The logo designs that defined 2016

The identity design projects that shaped 2016, a year noted for nostalgia and start-ups which grew up.

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The nostalgic logo

If there’s one trend that has defined 2016 it is the revisionist logo. Looking back to look forward. It is something that brands including Co-op, NatWest and Kodak have all embraced.

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The motivation for doing this is clear. Drawing a line under difficult times, remembering better ones and pointing to the future with revived optimism.

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There were of course other companies which didn’t go down this route. Most notably British Steel, which eschewed its famous logo designed by David Gentleman – used from 1969 to 1999 – and plumped for something altogether different when the company announced its return this year.

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Although not strictly a logo or a rebrand project, it’s interesting that McDonald’s introduced a new look and feel across its packaging which set out to be bold, brash and fun. No signs of nods to the past or worthy provenance messaging.

Going global

Deliveroo had designs on being internationally recognisable when it worked with Design Studio to rethink its logo, which is now fronted by a new character – the roo.

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When Uber redesigned its own logo in-house it was again motivated by its global operation and how it is perceived internationally.

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Uber’s new app icons

While its logo does still have a wordmark, the brand now has a series of patterns for different territories, and a new symbol, which is how it is principally recognised – given that it is an app-based service.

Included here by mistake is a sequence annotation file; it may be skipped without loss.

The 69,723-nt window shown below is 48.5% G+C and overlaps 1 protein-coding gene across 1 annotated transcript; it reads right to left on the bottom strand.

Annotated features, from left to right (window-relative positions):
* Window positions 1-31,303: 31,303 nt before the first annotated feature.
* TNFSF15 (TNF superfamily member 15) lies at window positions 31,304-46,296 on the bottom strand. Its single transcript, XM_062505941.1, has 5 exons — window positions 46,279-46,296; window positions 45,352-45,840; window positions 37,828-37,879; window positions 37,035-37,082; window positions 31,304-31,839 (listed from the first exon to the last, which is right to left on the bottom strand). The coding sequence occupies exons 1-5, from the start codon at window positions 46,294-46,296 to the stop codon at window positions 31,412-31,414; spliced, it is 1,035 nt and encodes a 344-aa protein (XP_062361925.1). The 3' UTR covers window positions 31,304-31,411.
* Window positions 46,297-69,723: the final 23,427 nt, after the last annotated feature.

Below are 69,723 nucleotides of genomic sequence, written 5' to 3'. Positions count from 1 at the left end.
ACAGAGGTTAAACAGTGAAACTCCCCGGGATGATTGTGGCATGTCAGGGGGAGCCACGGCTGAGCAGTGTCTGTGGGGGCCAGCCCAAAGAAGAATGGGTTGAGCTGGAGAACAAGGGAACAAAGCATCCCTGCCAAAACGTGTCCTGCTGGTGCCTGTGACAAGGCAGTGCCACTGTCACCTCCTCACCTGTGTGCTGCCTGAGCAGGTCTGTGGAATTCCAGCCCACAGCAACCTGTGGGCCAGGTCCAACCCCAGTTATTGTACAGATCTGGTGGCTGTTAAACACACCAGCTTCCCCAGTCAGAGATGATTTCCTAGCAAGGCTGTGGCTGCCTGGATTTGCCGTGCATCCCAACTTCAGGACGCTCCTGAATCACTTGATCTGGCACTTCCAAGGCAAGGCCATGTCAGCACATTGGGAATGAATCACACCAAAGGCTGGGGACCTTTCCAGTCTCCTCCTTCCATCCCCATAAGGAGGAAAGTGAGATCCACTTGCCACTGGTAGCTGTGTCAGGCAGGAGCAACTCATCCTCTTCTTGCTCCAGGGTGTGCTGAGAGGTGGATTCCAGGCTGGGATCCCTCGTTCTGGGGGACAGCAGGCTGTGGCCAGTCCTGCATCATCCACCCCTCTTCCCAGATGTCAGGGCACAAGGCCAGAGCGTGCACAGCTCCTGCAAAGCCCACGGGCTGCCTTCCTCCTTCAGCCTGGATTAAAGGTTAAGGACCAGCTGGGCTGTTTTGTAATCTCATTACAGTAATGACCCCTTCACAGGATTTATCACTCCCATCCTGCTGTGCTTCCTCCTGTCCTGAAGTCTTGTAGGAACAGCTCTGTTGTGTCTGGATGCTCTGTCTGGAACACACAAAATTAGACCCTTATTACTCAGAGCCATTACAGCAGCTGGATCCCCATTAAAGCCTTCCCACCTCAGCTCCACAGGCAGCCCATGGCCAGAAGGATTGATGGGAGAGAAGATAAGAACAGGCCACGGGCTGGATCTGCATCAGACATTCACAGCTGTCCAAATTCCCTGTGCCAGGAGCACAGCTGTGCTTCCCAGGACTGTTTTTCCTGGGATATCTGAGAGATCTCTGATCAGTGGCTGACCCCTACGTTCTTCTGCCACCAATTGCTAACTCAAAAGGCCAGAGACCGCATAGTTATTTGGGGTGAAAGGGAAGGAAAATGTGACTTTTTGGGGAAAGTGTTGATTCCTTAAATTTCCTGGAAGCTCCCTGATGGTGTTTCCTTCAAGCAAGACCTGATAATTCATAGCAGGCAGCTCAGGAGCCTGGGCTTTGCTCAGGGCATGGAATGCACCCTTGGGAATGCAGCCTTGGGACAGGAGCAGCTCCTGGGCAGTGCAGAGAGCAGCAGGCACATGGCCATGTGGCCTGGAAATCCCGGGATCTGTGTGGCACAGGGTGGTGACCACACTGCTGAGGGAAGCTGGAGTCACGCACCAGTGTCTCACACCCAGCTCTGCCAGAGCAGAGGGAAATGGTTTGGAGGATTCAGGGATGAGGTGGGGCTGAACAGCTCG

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Although not a young brand, the Premier League was given a new identity – again by Design Studio – as it set its sights on broadcasters around the world.

Simplicity

Reducing clutter to help a company communicate better across platforms is a common rebranding trope, but this year there were some particularly good examples of this.

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The rebranding of online marketplace Gumtree was long overdue. Its old logo looked like it came from the dawn of the internet age.

Koto simplified the basic elements of the logo and introduced a new wordmark, colour palette and messaging. Here’s how they did it.

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Meanwhile Mastercard was overhauled by Pentagram partners Michael Bierut and Luke Hayman, who retained the core elements of the logo by softening the wordmark, giving the mark’s interlocking circles a Swiss-style colour bleed and generally improving the legibility of the whole thing.

Craft and roots

The craft story is still one that many companies want to tell. Brand heritage and being in touch with your roots remain as important as ever.

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Long before Nandos went global and landed in the UK it was a small South African enterprise.  It wanted to imbue its logo with some of this spirit and turned to South Africa’s Sunshine Gun to do it.

Real chilies were colour matched to find its “PERi Red Pantone” and the wider brand was informed by a hand-painted typeface created with a sign writer.

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Not strictly a logo – more a mark – but the Guinness harp was refined and redrawn in a project led by Design Bridge which looked to “convey the true story of craftsmanship.”

The consultancy went to extraordinary lengths, consulting with harp makers as well as designer Gerry Barney, who drew the first version in 1968.

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